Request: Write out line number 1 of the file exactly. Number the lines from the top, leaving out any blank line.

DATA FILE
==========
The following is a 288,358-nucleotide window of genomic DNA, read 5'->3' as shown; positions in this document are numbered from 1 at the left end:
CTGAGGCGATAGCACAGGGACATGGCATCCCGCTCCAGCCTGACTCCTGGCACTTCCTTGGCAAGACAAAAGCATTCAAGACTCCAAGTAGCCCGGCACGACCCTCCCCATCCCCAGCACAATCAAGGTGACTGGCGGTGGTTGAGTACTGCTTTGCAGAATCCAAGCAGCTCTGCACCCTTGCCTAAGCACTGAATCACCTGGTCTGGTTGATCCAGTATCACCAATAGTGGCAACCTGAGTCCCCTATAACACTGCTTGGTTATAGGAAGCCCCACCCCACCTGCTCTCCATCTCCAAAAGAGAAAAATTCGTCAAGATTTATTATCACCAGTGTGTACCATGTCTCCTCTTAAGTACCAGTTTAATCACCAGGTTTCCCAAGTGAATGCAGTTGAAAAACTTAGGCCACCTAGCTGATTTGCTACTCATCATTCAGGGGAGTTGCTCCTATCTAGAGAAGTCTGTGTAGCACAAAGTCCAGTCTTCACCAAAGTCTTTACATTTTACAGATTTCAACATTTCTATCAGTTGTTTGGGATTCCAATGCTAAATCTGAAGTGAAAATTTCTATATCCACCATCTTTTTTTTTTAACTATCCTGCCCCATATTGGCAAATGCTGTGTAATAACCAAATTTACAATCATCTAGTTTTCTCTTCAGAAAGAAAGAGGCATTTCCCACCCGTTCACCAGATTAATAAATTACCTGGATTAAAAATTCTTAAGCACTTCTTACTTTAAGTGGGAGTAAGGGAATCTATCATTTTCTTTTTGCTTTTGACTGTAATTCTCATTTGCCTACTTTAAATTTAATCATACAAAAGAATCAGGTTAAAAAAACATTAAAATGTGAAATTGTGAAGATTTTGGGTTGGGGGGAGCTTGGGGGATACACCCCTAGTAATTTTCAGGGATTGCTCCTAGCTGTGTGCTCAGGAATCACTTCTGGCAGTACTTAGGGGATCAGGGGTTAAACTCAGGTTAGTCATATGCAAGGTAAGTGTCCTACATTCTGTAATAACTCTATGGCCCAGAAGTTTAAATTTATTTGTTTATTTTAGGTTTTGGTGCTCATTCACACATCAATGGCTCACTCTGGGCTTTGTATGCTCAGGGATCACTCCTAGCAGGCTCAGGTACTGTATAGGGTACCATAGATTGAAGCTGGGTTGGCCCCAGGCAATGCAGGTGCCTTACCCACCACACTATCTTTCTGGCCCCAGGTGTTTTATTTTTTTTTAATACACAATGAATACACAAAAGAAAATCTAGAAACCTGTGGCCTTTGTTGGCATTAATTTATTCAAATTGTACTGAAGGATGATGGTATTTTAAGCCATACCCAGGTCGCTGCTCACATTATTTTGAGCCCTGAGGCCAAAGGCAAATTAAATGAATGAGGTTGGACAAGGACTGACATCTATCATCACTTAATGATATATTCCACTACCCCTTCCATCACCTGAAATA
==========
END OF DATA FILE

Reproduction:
The following is a 288,358-nucleotide window of genomic DNA, read 5'->3' as shown; positions in this document are numbered from 1 at the left end: